Deda Superleggera RS Bar & Superleggero RS Stem review

Light front end

BikeRadar score4/5

Superleggera is a term coined by an Italian automotive coach builder long before the advent of carbon fibre. It means super light, but 'super light' is still a relative term.

Superleggera RS handlebars

The Superleggera RS carbon bar is essentially the Superleggera bar with a limited edition finish. It uses high modulus HR40 carbon fibre and a resin that Deda says allows a high level of compaction, saving weight. It takes the form of Deda’s popular Rapid Hand Movement (RHM) bend, which is a compact shape with a smooth ergonomic curve that makes swift positional changes simple.

Our bar measures 46cm outside to outside, or 44cm centre to centre, and weighs 202g, putting it among the lightest available. Each side has a constant 31.7mm diameter top with no central bulge, providing a wide purchase. Beneath, there’s a large tunnel for internal routing. At two thirds distance from the stem, the bar gently curves forward, and as it turns 45 degrees towards the drop, it slims to a conventional 24mm diameter.

The drops are square – at 90 degrees – to the tops, and there’s no flare. This makes the drops with their 75mm reach and 130mm drop more accessible, as the rounded upper bend allows extra wrist clearance when leaning the bike from side to side.

There’s no shortage of rigidity when pulling on the bar during a steep climb or sprint, and we couldn’t detect any twist from the stem. This translates to perfect steering accuracy and response, with the confidence that your efforts are never wasted. The Superleggera RS bar’s built more for speed than comfort, but still nullifies road buzz, and takes the edge off bigger bumps, with a stiff, purposeful feel.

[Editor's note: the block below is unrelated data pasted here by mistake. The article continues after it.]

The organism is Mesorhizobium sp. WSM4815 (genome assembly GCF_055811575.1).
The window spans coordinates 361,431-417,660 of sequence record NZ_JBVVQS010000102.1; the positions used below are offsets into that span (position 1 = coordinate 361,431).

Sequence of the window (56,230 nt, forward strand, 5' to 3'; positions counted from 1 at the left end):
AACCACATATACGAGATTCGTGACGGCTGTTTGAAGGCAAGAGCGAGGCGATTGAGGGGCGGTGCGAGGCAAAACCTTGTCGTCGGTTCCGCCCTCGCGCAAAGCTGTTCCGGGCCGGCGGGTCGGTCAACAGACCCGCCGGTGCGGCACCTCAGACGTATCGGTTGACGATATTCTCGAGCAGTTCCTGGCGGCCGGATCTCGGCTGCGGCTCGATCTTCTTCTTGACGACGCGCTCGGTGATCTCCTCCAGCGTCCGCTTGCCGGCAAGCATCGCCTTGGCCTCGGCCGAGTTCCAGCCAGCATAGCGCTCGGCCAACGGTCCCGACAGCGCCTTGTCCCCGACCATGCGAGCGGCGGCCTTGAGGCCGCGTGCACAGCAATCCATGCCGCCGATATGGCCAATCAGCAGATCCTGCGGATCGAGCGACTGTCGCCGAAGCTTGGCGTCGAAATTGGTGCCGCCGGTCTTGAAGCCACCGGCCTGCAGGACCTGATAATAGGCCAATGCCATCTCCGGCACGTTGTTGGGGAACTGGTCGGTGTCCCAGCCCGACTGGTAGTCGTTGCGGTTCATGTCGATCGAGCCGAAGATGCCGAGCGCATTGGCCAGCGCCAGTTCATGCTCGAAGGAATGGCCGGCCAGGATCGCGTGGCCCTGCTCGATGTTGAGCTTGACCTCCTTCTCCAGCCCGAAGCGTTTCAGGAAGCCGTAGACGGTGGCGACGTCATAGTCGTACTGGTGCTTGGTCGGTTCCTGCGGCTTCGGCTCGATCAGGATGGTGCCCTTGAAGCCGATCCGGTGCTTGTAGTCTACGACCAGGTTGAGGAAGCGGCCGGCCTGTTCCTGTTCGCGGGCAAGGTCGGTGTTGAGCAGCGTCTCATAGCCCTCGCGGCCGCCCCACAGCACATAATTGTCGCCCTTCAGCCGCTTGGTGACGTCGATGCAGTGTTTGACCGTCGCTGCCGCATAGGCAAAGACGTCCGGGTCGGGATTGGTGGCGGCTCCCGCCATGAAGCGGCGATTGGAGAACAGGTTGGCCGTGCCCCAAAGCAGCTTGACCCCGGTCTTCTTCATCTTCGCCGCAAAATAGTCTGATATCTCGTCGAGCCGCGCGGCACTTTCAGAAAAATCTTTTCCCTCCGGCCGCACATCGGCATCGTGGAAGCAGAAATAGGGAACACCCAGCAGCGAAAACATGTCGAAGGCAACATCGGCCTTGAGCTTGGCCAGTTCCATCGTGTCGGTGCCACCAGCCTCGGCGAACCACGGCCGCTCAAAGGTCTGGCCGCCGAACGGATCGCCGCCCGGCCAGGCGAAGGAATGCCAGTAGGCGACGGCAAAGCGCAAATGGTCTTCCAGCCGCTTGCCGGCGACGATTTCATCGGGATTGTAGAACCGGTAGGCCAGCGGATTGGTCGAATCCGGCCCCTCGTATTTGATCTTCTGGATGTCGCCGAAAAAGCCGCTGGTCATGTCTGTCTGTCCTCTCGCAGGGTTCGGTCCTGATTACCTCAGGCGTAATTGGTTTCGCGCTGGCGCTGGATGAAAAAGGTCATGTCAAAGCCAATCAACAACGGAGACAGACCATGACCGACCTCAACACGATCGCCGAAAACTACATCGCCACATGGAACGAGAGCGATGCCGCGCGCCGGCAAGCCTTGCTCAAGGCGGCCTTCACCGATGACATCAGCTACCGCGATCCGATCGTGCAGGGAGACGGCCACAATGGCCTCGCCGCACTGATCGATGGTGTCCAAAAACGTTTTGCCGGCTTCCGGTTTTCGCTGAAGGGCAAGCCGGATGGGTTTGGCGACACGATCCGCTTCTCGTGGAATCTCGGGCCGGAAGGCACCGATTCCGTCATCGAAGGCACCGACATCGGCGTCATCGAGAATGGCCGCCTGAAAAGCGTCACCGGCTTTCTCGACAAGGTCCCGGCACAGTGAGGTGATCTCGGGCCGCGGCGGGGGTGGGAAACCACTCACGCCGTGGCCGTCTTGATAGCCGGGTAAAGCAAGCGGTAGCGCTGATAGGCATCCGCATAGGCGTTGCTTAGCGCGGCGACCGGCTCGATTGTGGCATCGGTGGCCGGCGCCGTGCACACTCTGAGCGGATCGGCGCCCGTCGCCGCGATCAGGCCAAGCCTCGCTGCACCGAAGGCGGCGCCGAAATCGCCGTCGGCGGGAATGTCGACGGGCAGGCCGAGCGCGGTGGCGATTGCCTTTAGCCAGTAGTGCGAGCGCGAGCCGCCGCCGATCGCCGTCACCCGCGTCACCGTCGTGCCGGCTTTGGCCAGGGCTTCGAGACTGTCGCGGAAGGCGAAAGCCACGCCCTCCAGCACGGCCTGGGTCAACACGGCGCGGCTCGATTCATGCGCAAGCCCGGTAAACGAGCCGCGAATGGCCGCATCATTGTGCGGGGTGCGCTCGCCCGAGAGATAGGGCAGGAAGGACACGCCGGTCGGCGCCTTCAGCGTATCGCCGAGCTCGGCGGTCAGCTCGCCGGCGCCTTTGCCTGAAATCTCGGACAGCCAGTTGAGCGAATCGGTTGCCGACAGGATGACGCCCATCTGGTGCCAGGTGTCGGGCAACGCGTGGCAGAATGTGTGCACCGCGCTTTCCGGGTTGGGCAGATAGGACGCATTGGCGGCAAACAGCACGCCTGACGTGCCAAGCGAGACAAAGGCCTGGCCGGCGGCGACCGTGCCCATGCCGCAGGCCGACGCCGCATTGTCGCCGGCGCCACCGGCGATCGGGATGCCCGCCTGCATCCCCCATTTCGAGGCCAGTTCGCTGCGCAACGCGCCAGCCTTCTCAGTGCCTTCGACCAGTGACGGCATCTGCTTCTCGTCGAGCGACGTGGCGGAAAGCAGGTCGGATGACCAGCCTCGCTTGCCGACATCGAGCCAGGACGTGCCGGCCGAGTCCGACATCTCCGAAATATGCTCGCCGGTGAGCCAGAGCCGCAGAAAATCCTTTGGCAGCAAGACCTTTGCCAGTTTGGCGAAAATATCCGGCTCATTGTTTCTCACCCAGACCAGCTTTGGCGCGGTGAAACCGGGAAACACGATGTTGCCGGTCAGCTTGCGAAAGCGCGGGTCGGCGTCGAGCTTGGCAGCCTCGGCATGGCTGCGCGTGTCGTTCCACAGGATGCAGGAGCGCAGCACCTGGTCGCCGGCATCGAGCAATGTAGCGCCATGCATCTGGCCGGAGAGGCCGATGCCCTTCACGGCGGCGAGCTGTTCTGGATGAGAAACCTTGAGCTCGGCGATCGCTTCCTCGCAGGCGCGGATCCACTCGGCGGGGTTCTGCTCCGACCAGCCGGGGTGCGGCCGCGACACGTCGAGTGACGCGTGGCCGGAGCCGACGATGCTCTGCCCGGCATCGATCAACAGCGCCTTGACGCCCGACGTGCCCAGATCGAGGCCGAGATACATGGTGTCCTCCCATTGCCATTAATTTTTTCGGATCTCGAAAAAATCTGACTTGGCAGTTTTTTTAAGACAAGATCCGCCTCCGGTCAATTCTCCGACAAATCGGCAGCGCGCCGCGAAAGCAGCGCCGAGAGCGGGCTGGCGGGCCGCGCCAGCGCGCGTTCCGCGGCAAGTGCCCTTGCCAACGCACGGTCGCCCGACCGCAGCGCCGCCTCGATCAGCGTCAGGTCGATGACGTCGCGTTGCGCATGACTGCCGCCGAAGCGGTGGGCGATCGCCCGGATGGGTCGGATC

Superleggero RS stem

Deda claims the forged 7050 aluminium Superleggero RS stem is the lightest available, and our 110mm example is an impressive 103g, with twin slotted faceplate clamps and a minimal stem clamp at each end of the slim tubular body, plus titanium bolts. The surface is coated with Duracer, a ceramic hardening treatment to guard against corrosion and wear.

Ritchey’s WCS C260 stem has a claimed weight of 103g (unknown length), with five steel bolts for under £100, so don’t worry about ‘lightest’ claims. But if you want a special cockpit, factors such as performance, looks and fit will take precedence.

This article was originally published in Cycling Plus magazine, available on Apple Newsstand and Zinio.

Robin Wilmott

Tech Writer, Tech Hub, UK,
Robin began road cycling in 1988, and with mountain bikes in their infancy, mixed experimental off-road adventures with club time trials and road races. Cyclocross soon became a winter staple, and has remained his favourite form of competition. Robin has always loved the technical aspect of building and maintaining bikes, and several years working in a good bike shop only amplified that. Ten years as a Forensic Photographer followed, honing his eye for detail in pictures and words. He has shot at the biggest pro events since the '90s, and now he's here, drawing on all those experiences to figure out what makes a bike or component tick.
  • Age: 45
  • Height: 178cm / 5'10"
  • Weight: 75kg / 165lb
  • Discipline: Road, cyclocross, time trials
  • Beer of Choice: Sierra Nevada Pale Ale

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